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Mainlining Review

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With Donald Trump and Brexit dominating the news of late, you’d be forgiven for missing the passing of the UK’s Investigatory Powers Act. Allowing mass surveillance on a, rather terrifying, scale – the ‘Snooper’s Charter’ was passed without so much as a whimper from the general public.

So, what better way to experience this dreaded bill if not through our favourite form of escapism – video games. Mainlining places you in the chair of a newly-recruited member of MI7 soon after the passing of the ‘Blu Pill Act’ – it doesn’t take a secret service agent to figure out what that means. However, as opposed to other recent games focused on the dangers of surveillance (such as last year’s Orwell), Mainlining takes a more laid-back and humorous approach.

Booting up your Windows XP computer – oh sorry, Rainbows XP – you’re greeted with a parody of damn near everything. Early cases will see you visiting illegal P2P websites such as Freedomwire and Grand Trunk. You’ll soon switch to the PeyoteX OS and Firebird web browser – an obvious upgrade over the old Internet Discoverer. It’s both nostalgic and suitably entertaining, although, like parts of the narrative, doesn’t always make sense. This is apparently a world where freely hackable cars are a common sight, yet the most powerful security agency in the country are still on dial-up.

Your tale sees you hot on the trail of a vigilante hacker group causing trouble for MI7 – with each case tasking you with taking down an individual member. The meat of the game comes in the form of collecting information and piecing together various clues. In the end, the thematic backdrop of the game mostly serves as an excuse as to why you have access to the amount of material you do.

To make a successful arrest you need evidence of a crime comitted, their real name and current location. To get all of the information together, you’ll be trawling through webpages, documents and logging in to other PCs. It’s a lot of reading, and some critical thinking and ability to connect the dots is required, but generally, most cases follow a fairly linear route. You’ll often find yourself taking notes – each PC has an in-game Notepad – of nearly everything: names, both real and online, IP addresses, locations, even the name of somebody’s dog. Remember answering a “name of first pet” security question?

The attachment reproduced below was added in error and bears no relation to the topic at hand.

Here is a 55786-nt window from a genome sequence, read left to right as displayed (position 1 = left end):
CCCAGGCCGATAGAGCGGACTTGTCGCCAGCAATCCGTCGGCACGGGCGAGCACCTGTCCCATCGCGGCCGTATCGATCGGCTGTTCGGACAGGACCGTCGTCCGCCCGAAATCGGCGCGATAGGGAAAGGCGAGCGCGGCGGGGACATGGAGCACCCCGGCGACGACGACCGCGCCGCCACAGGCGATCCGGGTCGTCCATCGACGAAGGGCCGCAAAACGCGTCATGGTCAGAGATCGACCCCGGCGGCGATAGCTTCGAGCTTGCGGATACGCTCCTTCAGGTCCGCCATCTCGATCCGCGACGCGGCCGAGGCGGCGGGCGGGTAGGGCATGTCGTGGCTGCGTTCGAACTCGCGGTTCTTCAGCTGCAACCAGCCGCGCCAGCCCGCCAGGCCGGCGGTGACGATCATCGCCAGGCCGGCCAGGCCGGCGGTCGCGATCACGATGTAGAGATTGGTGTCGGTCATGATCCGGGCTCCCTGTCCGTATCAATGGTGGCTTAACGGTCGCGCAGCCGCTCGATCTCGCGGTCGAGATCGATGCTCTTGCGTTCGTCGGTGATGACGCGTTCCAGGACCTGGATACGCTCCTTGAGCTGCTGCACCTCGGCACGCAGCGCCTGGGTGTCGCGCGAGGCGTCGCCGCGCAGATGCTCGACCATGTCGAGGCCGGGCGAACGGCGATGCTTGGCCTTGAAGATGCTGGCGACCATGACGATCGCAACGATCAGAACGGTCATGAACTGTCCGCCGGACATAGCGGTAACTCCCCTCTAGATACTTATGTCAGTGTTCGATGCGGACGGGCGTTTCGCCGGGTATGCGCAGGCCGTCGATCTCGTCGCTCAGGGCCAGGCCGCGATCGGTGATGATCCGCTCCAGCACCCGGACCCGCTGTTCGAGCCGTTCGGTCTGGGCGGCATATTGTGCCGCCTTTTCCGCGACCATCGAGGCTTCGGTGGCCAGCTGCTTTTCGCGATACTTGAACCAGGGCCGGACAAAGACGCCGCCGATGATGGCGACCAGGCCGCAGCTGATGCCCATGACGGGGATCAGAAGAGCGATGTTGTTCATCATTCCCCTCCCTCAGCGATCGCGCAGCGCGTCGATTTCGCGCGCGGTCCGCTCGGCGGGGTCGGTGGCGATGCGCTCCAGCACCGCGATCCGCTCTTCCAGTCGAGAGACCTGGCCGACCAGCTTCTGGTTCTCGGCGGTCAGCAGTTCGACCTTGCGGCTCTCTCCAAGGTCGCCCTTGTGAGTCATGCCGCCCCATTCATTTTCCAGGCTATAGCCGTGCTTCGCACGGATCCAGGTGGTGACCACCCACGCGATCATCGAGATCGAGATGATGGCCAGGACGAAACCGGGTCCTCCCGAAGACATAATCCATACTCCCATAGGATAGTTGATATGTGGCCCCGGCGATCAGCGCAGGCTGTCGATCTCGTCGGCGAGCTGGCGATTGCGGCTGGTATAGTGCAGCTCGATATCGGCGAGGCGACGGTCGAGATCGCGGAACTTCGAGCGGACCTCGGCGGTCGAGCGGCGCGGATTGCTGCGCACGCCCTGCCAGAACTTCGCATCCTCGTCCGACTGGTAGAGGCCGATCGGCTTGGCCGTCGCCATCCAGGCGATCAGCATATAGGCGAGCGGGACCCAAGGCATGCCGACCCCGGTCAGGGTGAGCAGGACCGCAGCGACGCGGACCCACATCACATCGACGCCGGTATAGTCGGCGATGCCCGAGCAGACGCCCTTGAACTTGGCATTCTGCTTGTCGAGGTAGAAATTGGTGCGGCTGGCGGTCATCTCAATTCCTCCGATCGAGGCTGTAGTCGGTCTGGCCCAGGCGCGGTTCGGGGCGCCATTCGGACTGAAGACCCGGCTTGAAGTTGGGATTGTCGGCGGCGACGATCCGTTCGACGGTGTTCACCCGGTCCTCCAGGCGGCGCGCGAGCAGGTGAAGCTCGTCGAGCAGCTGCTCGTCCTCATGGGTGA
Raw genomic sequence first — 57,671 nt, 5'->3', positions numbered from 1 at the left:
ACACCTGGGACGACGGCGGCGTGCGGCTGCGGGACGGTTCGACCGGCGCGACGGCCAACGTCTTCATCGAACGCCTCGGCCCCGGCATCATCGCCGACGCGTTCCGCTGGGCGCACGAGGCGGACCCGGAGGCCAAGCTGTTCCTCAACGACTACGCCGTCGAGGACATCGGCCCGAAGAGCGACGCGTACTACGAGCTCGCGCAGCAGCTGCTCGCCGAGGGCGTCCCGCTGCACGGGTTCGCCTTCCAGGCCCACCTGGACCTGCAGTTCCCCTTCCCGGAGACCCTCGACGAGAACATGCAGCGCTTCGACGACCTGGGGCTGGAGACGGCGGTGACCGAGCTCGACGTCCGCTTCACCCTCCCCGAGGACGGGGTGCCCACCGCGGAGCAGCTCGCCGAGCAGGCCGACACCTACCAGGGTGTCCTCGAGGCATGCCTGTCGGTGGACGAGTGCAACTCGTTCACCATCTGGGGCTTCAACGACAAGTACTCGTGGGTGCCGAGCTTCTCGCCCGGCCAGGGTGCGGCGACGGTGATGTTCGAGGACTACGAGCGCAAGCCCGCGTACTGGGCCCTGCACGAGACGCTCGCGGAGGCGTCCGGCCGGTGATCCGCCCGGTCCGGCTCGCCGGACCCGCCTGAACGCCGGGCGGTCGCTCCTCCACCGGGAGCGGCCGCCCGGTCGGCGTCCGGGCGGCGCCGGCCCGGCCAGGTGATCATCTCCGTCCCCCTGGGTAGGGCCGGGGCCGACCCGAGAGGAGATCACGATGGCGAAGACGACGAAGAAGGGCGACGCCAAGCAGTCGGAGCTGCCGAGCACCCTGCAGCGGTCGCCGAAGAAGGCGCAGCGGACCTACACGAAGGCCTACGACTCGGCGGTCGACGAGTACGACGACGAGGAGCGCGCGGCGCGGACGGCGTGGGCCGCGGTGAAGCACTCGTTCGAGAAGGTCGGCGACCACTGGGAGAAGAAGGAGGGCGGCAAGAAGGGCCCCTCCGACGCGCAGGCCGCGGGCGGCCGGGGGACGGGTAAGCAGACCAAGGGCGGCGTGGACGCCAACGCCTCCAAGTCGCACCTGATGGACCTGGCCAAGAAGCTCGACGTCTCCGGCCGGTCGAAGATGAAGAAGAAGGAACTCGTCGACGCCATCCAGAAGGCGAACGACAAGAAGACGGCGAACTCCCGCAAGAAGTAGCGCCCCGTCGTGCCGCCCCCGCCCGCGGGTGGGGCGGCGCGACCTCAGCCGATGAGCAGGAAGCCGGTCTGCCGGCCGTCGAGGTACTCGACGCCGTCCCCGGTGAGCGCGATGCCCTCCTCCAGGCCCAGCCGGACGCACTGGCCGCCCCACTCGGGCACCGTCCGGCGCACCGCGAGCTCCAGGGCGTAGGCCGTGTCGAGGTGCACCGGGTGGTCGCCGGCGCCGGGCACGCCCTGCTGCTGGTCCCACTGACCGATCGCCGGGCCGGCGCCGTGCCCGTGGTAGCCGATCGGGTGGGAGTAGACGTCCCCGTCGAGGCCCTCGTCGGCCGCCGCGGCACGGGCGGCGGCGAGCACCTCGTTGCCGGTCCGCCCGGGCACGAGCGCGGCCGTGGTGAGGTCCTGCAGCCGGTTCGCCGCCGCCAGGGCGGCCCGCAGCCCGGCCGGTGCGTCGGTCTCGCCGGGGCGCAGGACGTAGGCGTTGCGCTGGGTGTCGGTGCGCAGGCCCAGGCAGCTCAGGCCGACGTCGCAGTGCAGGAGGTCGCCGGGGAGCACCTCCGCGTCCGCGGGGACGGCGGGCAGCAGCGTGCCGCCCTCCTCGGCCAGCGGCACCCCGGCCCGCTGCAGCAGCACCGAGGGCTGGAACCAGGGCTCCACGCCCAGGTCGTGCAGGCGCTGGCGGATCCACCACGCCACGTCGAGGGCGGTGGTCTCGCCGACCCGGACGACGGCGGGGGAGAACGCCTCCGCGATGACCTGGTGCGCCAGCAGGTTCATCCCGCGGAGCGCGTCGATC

For all its linearity, Mainlining does a fantastic job of making you feel like a detective. It’s as much a puzzle game as it is a point-and-click, and the continous light-hearted humour keeps the experience from feeling too drab. Unfortunately, its linearity can still leads to some annoyances. Like a Telltale game will often succeed in giving the illusion of choice, Mainlining gives the illusion of being much more open than it is.

Attempt to return to previous websites or areas, for instance, and you’ll find they aren’t available. Early on you’ll be contacted by a journalist who wants information on the Blu Pill Act and she’ll continue to ask case after case until the game finally allows you – even if you wanted to help immediately. Any notes taken are erased after each mission, which is something of an annoyance when attempting to piece together the overarching plot later on.

Technical problems are abound too. There’s no manual saving, and I faced a problem where nothing would seem to autosave when I first played. This forced me to replay the first two hours of the game… twice. Opening multiple files can often cause them to become glitched and flash incessantly. Sometimes after-mission reports don’t format correctly; going off-screen and becoming unreadable. Oh, and I should warn you, if you find yourself typing in a code which you think includes a 1 – try a lower-case L. The game’s font choice means both appear the same.

Mainlining attempts to stray away from any particularly harsh commentary, rather focusing on being a unique and fun point-and-click. Unlike other titles in the same vein, you won’t find yourself being convinced one way or the other on any real-world issues. Instead, it tries to convince you that this, slightly absurd, bunch of characters are real. Your overly flirtatious workmate, a drug dealer who changed his name to ‘Bud Blaze’, and his father, a lawyer who writes My Little Pony fan-fiction in his spare-time, all are given enough detail and small traits to come off as actual people.

On the whole, Mainlining succeeds at being a genuinely compelling and interesting detective game that its many small irritations don’t ruin the experience too much. You may find yourself wrongly accusing someone because the game wanted a very particular piece of evidence, but its entertaining nature means you don’t much care. Just wait a week or two until the bugs and glitches are sorted out. But hey, it is a realistic experience of Windows XP, after all.

Mainlining is available on PC.

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